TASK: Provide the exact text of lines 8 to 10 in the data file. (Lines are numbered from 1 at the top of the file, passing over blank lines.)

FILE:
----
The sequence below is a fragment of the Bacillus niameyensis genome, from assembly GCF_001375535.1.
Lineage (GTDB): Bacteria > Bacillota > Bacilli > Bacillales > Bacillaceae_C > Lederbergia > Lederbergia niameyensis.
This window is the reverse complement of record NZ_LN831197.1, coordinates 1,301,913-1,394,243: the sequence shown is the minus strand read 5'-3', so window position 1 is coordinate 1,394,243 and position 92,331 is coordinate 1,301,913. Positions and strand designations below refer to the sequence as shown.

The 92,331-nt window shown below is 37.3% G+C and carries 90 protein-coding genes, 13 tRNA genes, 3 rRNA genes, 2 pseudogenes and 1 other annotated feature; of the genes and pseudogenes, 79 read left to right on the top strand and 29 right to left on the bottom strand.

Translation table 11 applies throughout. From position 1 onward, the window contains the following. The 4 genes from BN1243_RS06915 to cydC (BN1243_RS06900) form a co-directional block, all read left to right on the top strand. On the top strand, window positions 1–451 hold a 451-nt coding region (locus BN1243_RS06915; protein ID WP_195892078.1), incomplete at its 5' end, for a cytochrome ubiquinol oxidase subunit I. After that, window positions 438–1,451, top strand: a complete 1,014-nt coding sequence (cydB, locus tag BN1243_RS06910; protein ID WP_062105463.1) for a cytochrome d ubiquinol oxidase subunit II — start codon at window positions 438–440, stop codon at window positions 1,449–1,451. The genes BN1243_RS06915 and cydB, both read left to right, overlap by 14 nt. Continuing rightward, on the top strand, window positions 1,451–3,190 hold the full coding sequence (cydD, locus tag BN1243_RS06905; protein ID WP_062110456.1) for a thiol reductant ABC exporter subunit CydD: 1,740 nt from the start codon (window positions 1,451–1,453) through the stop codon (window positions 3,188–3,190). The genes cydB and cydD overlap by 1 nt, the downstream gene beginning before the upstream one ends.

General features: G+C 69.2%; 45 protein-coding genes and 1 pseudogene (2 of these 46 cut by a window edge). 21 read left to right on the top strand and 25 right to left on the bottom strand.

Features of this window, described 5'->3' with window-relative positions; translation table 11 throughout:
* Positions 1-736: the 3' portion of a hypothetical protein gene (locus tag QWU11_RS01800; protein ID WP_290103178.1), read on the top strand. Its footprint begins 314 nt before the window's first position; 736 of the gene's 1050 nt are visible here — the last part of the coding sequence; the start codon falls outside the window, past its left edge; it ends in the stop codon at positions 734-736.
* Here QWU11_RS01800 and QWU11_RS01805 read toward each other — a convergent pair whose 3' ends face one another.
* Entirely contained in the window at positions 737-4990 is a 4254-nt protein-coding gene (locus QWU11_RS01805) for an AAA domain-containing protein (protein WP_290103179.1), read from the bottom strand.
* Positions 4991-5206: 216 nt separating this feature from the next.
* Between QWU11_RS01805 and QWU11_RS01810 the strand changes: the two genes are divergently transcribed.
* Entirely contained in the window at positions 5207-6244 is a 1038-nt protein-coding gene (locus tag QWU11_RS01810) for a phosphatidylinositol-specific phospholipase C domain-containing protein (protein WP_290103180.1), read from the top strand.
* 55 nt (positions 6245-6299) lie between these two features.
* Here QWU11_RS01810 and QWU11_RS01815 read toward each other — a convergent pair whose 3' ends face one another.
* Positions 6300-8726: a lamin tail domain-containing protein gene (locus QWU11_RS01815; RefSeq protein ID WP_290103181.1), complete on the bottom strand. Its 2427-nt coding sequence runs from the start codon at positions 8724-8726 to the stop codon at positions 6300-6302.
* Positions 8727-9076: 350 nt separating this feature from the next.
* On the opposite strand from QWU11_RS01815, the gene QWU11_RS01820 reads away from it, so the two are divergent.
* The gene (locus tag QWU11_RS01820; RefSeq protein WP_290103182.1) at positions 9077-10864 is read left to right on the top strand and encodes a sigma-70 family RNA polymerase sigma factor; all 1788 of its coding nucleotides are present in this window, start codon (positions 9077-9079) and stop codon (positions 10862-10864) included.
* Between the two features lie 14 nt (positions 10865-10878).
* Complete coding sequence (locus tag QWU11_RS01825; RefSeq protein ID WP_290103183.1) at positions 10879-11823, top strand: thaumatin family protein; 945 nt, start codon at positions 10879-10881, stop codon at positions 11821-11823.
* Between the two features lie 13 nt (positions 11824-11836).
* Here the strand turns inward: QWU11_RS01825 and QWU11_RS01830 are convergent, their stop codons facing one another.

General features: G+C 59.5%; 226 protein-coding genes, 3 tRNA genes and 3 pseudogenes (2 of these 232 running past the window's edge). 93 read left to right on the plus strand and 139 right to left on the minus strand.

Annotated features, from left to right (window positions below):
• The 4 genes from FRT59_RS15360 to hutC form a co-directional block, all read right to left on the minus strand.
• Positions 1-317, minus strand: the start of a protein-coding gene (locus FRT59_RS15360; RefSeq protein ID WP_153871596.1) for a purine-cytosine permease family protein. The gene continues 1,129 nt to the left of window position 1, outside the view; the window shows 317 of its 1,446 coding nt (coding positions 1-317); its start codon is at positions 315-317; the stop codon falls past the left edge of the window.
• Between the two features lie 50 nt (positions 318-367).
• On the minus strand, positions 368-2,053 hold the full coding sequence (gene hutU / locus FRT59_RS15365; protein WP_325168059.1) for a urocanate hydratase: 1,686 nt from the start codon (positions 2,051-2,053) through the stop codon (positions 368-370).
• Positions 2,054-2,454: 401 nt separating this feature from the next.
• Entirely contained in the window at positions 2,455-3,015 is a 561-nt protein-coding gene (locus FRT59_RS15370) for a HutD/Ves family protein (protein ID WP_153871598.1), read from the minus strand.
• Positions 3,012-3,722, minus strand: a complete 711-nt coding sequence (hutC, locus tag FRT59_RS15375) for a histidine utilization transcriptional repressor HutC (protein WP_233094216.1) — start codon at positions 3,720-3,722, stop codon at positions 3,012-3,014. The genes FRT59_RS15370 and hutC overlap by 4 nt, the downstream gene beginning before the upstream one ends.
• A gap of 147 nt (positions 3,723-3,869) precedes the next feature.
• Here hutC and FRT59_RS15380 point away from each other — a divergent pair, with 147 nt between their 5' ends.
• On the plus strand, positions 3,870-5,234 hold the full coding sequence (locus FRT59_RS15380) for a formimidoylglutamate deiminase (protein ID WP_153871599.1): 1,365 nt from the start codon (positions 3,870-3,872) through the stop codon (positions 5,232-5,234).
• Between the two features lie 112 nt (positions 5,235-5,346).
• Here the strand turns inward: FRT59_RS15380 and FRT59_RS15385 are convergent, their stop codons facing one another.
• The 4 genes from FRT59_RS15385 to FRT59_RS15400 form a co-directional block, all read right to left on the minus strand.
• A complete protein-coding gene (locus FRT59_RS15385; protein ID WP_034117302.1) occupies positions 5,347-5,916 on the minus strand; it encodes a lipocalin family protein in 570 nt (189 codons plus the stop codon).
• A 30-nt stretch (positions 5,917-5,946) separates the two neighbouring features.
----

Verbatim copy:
* Positions 1-736: the 3' portion of a hypothetical protein gene (locus tag QWU11_RS01800; protein ID WP_290103178.1), read on the top strand. Its footprint begins 314 nt before the window's first position; 736 of the gene's 1050 nt are visible here — the last part of the coding sequence; the start codon falls outside the window, past its left edge; it ends in the stop codon at positions 734-736.
* Here QWU11_RS01800 and QWU11_RS01805 read toward each other — a convergent pair whose 3' ends face one another.
* Entirely contained in the window at positions 737-4990 is a 4254-nt protein-coding gene (locus QWU11_RS01805) for an AAA domain-containing protein (protein WP_290103179.1), read from the bottom strand.